The Study of Man: How Children Become Prejudiced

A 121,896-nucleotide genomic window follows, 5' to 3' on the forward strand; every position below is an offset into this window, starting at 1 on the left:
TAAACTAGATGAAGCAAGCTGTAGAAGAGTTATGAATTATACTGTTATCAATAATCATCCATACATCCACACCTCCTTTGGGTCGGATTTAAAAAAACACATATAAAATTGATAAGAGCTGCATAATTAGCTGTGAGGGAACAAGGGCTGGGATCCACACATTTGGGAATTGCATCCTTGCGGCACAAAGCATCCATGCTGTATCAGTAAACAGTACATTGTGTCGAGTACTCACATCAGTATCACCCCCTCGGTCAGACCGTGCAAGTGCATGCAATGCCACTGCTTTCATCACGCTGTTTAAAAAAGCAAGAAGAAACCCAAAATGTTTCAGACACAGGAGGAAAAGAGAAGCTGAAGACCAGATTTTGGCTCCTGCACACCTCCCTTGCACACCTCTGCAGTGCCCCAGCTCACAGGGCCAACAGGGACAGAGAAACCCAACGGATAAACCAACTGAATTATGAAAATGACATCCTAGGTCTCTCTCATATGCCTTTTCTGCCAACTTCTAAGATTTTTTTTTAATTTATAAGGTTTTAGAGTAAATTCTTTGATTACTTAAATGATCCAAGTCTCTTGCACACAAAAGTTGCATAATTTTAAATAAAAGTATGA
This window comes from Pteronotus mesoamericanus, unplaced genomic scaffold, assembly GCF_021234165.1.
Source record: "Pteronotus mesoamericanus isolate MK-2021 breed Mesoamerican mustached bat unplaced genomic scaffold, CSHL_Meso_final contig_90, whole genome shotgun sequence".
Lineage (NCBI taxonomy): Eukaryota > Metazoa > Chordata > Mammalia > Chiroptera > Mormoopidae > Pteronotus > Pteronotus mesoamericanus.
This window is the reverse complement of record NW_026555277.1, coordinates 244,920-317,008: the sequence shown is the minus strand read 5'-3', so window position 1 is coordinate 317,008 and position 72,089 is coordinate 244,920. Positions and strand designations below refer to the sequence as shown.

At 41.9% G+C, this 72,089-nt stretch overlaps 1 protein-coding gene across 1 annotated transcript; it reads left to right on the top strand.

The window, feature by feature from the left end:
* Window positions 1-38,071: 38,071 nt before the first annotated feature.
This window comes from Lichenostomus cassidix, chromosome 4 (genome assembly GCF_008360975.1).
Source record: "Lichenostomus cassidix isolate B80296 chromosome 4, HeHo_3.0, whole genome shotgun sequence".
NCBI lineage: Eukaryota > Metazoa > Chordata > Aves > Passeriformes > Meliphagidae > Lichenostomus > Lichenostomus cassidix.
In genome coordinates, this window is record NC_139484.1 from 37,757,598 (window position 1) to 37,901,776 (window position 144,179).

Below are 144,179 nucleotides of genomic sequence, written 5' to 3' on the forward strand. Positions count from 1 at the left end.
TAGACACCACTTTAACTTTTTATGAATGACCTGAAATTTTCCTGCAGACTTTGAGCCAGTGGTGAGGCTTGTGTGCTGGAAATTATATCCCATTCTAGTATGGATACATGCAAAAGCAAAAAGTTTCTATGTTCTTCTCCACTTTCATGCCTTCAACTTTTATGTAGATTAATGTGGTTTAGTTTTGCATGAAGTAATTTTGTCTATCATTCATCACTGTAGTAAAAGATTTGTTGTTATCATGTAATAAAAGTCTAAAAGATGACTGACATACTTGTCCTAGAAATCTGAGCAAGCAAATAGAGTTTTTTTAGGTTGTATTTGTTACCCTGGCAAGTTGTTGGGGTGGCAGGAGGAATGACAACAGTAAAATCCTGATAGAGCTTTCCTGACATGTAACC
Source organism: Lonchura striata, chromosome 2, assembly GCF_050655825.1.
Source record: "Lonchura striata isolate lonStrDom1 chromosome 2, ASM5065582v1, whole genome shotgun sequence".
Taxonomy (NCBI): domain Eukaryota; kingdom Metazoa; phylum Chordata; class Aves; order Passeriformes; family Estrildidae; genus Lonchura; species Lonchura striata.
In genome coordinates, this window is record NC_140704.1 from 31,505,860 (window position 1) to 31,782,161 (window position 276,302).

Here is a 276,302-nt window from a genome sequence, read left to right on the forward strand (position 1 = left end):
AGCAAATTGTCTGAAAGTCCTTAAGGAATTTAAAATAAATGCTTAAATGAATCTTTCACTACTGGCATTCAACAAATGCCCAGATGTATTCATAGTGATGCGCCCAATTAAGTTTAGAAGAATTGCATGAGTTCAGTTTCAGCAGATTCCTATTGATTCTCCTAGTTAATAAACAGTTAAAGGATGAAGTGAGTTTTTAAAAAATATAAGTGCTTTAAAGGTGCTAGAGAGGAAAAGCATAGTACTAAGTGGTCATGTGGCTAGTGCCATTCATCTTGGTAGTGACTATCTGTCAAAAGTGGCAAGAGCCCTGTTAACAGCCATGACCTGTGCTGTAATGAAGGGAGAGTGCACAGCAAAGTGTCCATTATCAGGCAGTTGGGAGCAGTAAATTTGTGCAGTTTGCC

A GROUP of seven-year-olds at a progressive school were reporting what they had done over their Thanksgiving vacation. A dark-skinned Negro boy, one of the most popular children in the class, said he had gone to watch television at the home of his uncle, Jackie Robinson. “That’s impossible! His uncle can’t be Jackie Robinson,” a white boy shouts out. “Why is it impossible?” the teacher asks. “Because Jackie Robinson is colored!” This seven-year-old already knew that “colored” meant something to the world, but it meant nothing concrete to him; and his bizarre confusion is typical of children’s awareness of race. But his ability to use such general terms as “colored” will grow as he grows; in a year or so he will know that Jackie Robinson is colored, and that his schoolmate is colored, too. Whether he will also be “prejudiced” toward Jackie Robinson and his schoolmate, and just what his “prejudice” will consist of-these are more difficult questions.
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